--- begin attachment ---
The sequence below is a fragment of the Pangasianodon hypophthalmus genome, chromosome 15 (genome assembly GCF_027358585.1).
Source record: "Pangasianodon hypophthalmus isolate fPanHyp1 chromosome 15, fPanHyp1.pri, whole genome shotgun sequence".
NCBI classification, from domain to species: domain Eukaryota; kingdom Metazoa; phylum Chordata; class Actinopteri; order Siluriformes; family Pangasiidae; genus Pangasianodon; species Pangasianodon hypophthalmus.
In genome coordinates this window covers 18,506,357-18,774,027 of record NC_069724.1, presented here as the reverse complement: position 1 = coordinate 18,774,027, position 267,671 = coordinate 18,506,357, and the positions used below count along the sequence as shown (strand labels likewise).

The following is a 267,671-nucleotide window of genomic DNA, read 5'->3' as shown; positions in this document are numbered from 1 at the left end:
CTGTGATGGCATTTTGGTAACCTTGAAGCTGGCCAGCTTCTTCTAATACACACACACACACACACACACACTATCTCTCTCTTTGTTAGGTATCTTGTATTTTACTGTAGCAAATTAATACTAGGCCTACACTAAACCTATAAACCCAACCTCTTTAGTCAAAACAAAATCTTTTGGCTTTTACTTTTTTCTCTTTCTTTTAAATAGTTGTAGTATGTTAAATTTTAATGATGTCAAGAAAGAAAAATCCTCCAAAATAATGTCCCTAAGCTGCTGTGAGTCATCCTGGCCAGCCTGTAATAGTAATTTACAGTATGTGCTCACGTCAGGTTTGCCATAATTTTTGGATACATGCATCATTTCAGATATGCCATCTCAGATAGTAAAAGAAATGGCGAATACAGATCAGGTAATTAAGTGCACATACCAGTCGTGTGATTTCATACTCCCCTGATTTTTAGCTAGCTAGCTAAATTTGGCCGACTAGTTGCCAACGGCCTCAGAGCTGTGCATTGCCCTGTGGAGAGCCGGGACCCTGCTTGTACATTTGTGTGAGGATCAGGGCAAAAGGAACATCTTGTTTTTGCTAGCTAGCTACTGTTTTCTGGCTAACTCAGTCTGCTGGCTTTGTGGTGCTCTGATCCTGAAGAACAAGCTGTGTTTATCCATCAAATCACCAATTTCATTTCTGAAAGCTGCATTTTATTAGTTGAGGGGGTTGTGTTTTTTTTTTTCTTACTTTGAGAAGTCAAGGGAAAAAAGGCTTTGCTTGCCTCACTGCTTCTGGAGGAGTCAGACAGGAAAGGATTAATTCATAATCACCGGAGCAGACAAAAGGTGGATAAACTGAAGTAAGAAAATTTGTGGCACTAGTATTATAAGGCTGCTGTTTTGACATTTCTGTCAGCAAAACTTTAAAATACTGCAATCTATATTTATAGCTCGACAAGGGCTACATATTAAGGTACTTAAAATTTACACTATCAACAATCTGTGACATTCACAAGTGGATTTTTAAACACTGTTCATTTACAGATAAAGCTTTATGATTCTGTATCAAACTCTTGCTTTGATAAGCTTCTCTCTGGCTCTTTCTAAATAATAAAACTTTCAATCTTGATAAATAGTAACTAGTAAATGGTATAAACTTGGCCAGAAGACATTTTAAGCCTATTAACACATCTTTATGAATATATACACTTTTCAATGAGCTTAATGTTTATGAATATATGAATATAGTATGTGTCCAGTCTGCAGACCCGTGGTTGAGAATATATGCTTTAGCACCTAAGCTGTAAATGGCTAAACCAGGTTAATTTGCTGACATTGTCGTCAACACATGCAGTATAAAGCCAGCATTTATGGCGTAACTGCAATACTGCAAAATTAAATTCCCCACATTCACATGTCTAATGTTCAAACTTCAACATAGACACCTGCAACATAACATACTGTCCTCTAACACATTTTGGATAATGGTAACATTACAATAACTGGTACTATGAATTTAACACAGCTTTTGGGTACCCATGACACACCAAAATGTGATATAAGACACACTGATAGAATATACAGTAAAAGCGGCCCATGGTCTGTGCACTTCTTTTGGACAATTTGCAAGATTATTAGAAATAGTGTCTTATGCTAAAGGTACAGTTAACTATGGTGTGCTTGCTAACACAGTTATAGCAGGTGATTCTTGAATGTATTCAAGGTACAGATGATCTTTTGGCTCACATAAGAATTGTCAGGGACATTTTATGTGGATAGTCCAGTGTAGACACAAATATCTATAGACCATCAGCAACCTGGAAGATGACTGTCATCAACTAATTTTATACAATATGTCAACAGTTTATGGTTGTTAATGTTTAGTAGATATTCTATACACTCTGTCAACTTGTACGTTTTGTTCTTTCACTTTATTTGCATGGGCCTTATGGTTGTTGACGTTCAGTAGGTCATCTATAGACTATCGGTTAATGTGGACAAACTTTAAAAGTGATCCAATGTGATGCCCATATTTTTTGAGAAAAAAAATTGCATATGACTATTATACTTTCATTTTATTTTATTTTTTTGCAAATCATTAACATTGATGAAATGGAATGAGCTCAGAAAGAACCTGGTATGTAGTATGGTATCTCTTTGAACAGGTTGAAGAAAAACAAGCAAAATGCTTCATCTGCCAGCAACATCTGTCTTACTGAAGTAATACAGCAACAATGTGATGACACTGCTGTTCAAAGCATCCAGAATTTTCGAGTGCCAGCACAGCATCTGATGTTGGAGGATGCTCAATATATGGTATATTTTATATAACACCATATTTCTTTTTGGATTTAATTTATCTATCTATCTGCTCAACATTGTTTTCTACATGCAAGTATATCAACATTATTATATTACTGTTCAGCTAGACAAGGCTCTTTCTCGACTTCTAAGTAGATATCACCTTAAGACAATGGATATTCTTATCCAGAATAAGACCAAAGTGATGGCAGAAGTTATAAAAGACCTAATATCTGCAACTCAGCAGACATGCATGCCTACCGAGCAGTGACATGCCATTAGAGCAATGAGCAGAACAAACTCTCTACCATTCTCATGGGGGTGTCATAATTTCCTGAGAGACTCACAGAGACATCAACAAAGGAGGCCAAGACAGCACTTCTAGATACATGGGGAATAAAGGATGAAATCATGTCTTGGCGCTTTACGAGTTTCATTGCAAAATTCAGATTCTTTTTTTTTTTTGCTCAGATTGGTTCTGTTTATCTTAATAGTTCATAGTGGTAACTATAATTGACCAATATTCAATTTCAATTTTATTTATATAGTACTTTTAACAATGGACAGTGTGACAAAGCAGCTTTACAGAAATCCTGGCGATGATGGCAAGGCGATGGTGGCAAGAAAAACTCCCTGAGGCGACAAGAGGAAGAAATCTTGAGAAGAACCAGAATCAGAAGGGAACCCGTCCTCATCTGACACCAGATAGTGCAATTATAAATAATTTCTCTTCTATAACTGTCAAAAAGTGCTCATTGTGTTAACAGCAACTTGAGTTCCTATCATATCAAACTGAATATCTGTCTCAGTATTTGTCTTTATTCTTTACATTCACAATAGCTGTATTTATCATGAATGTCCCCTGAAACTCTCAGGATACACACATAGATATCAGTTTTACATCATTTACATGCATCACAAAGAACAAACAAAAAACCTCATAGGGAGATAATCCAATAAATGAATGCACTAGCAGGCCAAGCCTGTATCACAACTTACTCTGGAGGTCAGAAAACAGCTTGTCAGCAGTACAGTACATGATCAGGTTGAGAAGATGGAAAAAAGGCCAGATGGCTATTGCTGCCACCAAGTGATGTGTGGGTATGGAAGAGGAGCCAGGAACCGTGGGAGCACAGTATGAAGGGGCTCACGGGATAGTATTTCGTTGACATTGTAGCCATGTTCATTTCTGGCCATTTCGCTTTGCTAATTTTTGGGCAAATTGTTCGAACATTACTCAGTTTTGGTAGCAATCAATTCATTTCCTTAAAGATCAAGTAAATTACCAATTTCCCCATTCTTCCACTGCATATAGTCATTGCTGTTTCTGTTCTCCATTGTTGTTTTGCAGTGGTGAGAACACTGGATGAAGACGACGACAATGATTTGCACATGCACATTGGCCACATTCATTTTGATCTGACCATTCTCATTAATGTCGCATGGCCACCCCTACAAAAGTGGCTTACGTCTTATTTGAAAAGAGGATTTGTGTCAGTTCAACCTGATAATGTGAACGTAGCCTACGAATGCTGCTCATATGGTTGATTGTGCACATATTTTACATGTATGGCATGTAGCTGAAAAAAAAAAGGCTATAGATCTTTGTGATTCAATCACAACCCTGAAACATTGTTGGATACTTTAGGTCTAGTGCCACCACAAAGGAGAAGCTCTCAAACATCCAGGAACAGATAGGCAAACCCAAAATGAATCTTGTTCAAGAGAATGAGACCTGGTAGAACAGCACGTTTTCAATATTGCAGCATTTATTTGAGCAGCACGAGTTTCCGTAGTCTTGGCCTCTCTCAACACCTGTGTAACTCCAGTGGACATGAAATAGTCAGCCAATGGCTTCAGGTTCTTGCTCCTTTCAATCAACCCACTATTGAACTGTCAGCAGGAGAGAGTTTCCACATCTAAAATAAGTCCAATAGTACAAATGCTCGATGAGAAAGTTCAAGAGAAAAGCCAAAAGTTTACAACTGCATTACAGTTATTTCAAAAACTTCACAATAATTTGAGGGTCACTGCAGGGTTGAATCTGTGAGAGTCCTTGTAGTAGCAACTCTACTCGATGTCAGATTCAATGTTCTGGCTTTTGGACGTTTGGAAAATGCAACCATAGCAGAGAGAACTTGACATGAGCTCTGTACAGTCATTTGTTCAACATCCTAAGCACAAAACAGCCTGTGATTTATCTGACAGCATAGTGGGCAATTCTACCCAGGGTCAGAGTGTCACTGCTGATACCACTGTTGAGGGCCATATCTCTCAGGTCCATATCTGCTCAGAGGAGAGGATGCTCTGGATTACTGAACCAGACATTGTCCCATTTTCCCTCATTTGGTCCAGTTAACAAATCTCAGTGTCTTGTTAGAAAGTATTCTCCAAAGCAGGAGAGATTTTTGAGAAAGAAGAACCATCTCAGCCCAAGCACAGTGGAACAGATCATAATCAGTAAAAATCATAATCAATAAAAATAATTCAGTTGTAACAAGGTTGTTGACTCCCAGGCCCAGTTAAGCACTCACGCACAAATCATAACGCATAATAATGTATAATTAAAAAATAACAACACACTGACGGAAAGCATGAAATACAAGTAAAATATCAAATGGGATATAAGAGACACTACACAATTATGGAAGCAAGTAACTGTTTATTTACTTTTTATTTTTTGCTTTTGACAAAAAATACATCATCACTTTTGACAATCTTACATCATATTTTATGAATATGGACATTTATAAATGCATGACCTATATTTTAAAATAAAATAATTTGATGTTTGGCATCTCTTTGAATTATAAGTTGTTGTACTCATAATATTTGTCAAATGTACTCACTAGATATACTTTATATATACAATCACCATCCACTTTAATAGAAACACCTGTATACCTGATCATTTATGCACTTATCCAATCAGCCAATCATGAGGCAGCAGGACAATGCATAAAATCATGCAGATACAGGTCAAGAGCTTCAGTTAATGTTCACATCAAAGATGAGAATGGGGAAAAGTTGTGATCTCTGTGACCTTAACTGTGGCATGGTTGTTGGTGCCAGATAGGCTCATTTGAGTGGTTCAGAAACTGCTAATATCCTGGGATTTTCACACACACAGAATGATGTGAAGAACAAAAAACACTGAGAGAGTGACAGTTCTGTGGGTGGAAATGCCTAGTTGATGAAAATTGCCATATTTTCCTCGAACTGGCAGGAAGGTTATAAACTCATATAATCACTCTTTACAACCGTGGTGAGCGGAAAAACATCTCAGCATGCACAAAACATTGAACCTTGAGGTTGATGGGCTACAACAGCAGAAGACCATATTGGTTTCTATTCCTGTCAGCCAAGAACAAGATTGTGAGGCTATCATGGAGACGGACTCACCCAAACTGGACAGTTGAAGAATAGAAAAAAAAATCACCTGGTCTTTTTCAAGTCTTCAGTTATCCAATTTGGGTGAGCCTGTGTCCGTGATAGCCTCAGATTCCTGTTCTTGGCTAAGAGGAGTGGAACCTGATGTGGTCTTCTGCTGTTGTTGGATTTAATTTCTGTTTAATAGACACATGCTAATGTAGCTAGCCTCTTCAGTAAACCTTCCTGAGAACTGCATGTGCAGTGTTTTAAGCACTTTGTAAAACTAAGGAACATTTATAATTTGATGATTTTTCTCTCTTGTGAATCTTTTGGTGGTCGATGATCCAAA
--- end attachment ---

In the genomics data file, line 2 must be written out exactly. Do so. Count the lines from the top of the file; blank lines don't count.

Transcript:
Source record: "Pangasianodon hypophthalmus isolate fPanHyp1 chromosome 15, fPanHyp1.pri, whole genome shotgun sequence".